To be honest, when I decided to make Thailand my first trip to Asia, I had very little interest in visiting Bangkok. I was much more interested in the sunny beaches and gorgeous hikes than sweating around a crowded, expensive city. Fortunately, my friends disagreed and we booked three days to spend exploring Bangkok. There’s lots to see and do and I ended up liking it much more than I thought I would (the strong A/C in the hotels didn’t hurt either).
Simple Thai Phrases and Tips for Visiting Thailand
For a quick lesson on some basic Thai phrases and some general advice for traveling through Thailand, check out my post Four Days in Phuket, Thailand.
Where to stay
Since flights were cheapest in and out of Bangkok, we ended up spending two weekends in the city at two different hotels. We did our research and it clearly paid off because we ended up loving both of them! Check them out below.
Baiyoke Sky Hotel
Baiyoke Sky Hotel is the tallest hotel in Bangkok, which, in a city with a lot of really tall buildings, is pretty impressive. We would actually see tour groups come into the hotel to see the views from the Sky Deck, a whooping 84 floors up. Thankfully we only witnessed this once (it would have been annoying if it happened a lot). The hotel itself was beautiful, clean and offered every amenity you could possibly imagine! There are nine different restaurants, including a rotating restaurant, a full spa, huge gym, an outdoor pool, rooftop observatory deck and their own indoor floating markets. You could spend an entire day just exploring the inside of this hotel!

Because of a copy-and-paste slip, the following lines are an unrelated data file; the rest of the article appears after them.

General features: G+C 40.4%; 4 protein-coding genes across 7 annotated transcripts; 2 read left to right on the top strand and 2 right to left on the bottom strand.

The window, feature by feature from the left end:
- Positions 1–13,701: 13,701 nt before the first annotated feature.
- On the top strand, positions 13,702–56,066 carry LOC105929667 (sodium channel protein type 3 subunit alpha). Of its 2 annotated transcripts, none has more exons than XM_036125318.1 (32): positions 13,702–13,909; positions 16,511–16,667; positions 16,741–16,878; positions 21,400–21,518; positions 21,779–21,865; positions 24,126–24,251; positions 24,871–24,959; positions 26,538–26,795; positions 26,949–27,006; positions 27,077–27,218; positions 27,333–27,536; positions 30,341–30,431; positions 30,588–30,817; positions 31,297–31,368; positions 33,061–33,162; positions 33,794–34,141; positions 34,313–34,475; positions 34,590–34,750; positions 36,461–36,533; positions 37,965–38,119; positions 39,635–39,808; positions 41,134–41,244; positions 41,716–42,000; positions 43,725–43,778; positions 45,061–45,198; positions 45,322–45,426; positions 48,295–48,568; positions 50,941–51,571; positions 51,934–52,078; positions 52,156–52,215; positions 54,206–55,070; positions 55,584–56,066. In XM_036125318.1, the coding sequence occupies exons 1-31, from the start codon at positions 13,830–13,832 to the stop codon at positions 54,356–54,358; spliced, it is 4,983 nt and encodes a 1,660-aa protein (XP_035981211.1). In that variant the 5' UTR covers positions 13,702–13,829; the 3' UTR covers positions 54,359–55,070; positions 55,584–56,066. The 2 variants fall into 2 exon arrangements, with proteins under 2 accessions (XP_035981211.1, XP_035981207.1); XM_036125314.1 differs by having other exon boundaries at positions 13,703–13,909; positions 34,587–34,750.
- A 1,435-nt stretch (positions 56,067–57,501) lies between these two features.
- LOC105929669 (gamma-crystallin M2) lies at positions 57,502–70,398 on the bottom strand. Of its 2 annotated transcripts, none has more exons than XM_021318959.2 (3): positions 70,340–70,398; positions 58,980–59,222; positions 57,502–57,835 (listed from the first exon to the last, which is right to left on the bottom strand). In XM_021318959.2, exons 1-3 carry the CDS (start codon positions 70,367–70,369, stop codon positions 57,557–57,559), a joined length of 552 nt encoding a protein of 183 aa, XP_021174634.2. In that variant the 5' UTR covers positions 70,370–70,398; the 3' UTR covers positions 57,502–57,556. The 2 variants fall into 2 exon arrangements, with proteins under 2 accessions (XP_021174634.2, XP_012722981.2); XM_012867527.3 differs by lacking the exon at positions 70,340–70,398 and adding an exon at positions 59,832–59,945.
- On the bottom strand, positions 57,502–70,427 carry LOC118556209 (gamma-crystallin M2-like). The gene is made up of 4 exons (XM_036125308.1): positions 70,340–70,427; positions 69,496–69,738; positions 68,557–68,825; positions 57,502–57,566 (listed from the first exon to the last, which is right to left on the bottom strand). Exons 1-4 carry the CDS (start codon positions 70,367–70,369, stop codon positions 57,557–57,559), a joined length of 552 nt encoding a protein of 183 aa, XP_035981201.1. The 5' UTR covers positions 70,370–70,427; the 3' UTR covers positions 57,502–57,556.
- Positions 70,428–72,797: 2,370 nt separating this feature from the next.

Warning: I would not suggest booking any activities or tours through the hotel. We booked transportation to and from the floating markets for, what we thought, was a great price. When we arrived, we found out that the driver had been told to take us to a very small area 15 minutes outside the markets where they tried to charge us upwards of $100 for a boat tour of the markets. It took us almost 20 minutes of arguing to convince the driver to bring us directly to the floating markets (where a boat tour costs $5/hour).
VIE Hotel Bangkok
VIE Hotel Bangkok could be the nicest hotel I’ve ever stayed in. The entire hotel was beautiful and immaculately clean, the staff were super friendly and accommodating and our room was enormous with both a bathtub and a rain shower! It was definitely the priciest accommodation we booked in Thailand, but worth it to feel like royalty for a couple of nights. I would definitely recommend staying in this hotel, especially if you’re only in Bangkok for a few days and don’t mind a little splurging.
What to Do in Bangkok
Now that you’ve got a place to sleep, how should you spend your time in Bangkok? Although you could spend weeks getting familiar with this fascinating city, below are some great activities to fill up a couple days.